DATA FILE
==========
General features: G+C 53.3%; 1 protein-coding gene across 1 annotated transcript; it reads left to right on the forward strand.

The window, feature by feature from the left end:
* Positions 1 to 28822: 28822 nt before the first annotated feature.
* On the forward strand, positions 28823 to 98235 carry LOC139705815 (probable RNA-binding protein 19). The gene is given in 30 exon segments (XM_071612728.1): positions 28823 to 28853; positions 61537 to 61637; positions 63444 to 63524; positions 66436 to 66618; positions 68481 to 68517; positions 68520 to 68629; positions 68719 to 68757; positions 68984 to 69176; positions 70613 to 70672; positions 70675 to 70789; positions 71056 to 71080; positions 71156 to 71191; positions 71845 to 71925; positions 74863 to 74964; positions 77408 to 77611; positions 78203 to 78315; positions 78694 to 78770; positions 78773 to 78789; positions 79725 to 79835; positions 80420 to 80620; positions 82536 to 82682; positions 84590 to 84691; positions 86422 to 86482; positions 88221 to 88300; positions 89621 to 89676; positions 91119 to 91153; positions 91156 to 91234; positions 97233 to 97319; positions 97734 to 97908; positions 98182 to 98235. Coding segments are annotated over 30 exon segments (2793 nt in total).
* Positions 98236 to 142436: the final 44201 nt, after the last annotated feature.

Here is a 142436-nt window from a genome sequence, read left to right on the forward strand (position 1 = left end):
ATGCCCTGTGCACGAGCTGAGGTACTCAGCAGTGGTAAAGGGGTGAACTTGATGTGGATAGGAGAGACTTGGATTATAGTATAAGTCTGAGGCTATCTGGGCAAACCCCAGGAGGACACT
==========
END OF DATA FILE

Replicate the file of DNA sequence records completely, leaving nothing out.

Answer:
General features: G+C 53.3%; 1 protein-coding gene across 1 annotated transcript; it reads left to right on the forward strand.

The window, feature by feature from the left end:
* Positions 1 to 28822: 28822 nt before the first annotated feature.
* On the forward strand, positions 28823 to 98235 carry LOC139705815 (probable RNA-binding protein 19). The gene is given in 30 exon segments (XM_071612728.1): positions 28823 to 28853; positions 61537 to 61637; positions 63444 to 63524; positions 66436 to 66618; positions 68481 to 68517; positions 68520 to 68629; positions 68719 to 68757; positions 68984 to 69176; positions 70613 to 70672; positions 70675 to 70789; positions 71056 to 71080; positions 71156 to 71191; positions 71845 to 71925; positions 74863 to 74964; positions 77408 to 77611; positions 78203 to 78315; positions 78694 to 78770; positions 78773 to 78789; positions 79725 to 79835; positions 80420 to 80620; positions 82536 to 82682; positions 84590 to 84691; positions 86422 to 86482; positions 88221 to 88300; positions 89621 to 89676; positions 91119 to 91153; positions 91156 to 91234; positions 97233 to 97319; positions 97734 to 97908; positions 98182 to 98235. Coding segments are annotated over 30 exon segments (2793 nt in total).
* Positions 98236 to 142436: the final 44201 nt, after the last annotated feature.

Here is a 142436-nt window from a genome sequence, read left to right on the forward strand (position 1 = left end):
ATGCCCTGTGCACGAGCTGAGGTACTCAGCAGTGGTAAAGGGGTGAACTTGATGTGGATAGGAGAGACTTGGATTATAGTATAAGTCTGAGGCTATCTGGGCAAACCCCAGGAGGACACT